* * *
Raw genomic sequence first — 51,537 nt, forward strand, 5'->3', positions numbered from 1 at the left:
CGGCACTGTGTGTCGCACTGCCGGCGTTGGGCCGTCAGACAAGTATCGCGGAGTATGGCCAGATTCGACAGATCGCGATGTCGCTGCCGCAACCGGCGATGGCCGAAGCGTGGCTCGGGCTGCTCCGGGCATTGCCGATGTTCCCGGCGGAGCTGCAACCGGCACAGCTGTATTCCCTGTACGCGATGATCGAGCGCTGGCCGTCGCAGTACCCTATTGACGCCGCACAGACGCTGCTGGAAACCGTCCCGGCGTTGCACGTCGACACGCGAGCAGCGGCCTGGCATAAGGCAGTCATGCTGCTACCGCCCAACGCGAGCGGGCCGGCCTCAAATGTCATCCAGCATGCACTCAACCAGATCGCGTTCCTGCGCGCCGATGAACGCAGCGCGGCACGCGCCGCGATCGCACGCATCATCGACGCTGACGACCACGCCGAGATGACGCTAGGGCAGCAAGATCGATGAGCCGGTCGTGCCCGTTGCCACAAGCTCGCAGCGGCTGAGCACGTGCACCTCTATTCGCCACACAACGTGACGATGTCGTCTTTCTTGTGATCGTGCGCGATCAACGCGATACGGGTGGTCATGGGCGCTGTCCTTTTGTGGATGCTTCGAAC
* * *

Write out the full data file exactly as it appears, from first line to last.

Raw genomic sequence first — 51,537 nt, forward strand, 5'->3', positions numbered from 1 at the left:
CGGCACTGTGTGTCGCACTGCCGGCGTTGGGCCGTCAGACAAGTATCGCGGAGTATGGCCAGATTCGACAGATCGCGATGTCGCTGCCGCAACCGGCGATGGCCGAAGCGTGGCTCGGGCTGCTCCGGGCATTGCCGATGTTCCCGGCGGAGCTGCAACCGGCACAGCTGTATTCCCTGTACGCGATGATCGAGCGCTGGCCGTCGCAGTACCCTATTGACGCCGCACAGACGCTGCTGGAAACCGTCCCGGCGTTGCACGTCGACACGCGAGCAGCGGCCTGGCATAAGGCAGTCATGCTGCTACCGCCCAACGCGAGCGGGCCGGCCTCAAATGTCATCCAGCATGCACTCAACCAGATCGCGTTCCTGCGCGCCGATGAACGCAGCGCGGCACGCGCCGCGATCGCACGCATCATCGACGCTGACGACCACGCCGAGATGACGCTAGGGCAGCAAGATCGATGAGCCGGTCGTGCCCGTTGCCACAAGCTCGCAGCGGCTGAGCACGTGCACCTCTATTCGCCACACAACGTGACGATGTCGTCTTTCTTGTGATCGTGCGCGATCAACGCGATACGGGTGGTCATGGGCGCTGTCCTTTTGTGGATGCTTCGAAC